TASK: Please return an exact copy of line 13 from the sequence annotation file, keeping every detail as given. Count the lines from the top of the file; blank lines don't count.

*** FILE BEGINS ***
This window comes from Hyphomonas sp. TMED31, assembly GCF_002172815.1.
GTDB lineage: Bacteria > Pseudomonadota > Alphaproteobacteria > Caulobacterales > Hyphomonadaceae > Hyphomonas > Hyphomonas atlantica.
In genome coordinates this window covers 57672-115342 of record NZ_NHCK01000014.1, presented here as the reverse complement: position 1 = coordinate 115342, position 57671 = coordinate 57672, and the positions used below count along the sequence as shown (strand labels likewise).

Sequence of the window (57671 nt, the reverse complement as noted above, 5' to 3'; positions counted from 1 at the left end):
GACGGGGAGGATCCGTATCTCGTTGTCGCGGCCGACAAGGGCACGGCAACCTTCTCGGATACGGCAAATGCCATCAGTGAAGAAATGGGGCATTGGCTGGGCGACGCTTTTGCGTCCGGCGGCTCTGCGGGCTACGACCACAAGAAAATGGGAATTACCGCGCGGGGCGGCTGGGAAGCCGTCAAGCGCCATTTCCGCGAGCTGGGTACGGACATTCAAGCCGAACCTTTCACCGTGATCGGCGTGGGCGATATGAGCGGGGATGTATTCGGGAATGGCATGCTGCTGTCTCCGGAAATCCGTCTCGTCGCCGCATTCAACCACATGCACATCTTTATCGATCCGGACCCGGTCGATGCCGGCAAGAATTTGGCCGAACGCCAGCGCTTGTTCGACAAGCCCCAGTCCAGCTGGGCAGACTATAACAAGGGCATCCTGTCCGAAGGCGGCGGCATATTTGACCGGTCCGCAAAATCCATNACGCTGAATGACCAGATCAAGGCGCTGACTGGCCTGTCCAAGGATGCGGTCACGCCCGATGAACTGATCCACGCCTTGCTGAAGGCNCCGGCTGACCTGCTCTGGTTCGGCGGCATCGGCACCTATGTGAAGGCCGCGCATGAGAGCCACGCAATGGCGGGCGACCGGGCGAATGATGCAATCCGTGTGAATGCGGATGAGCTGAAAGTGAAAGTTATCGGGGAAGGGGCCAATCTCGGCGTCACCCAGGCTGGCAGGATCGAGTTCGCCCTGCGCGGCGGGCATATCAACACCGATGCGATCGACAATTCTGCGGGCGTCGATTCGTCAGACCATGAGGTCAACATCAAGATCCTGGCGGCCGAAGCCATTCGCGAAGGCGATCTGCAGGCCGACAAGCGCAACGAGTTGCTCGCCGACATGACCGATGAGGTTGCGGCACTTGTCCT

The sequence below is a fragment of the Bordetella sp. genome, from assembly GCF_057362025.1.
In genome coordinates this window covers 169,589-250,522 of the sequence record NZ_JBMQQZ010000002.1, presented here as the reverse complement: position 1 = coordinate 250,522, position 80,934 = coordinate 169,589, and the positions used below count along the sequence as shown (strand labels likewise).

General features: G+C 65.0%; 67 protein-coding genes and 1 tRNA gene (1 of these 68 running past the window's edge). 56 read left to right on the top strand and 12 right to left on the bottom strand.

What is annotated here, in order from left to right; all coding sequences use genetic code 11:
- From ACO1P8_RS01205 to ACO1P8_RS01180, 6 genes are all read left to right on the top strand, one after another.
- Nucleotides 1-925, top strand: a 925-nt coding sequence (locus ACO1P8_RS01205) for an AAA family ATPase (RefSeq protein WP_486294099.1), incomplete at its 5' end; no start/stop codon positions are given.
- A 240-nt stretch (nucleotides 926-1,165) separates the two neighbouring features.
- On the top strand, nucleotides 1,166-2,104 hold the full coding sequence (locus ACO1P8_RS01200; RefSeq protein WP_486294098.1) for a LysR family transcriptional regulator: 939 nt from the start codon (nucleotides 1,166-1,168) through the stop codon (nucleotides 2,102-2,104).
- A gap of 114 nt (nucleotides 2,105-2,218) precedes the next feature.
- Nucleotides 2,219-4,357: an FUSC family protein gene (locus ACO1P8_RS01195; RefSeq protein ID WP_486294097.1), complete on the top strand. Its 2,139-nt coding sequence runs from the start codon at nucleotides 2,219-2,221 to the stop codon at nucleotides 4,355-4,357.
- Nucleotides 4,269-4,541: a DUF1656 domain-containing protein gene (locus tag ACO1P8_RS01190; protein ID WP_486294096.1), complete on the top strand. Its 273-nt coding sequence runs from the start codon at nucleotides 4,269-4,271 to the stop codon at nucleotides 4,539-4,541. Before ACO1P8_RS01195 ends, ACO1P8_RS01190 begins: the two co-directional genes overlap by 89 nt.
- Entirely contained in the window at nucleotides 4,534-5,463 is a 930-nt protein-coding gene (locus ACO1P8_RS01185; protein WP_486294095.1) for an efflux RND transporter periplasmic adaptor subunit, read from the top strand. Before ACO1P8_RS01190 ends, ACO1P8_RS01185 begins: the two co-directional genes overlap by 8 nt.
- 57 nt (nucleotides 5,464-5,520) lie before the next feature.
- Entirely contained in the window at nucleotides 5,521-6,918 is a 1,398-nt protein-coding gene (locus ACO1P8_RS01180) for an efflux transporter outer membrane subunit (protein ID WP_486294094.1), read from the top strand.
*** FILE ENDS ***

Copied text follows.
- On the top strand, nucleotides 1,166-2,104 hold the full coding sequence (locus ACO1P8_RS01200; RefSeq protein WP_486294098.1) for a LysR family transcriptional regulator: 939 nt from the start codon (nucleotides 1,166-1,168) through the stop codon (nucleotides 2,102-2,104).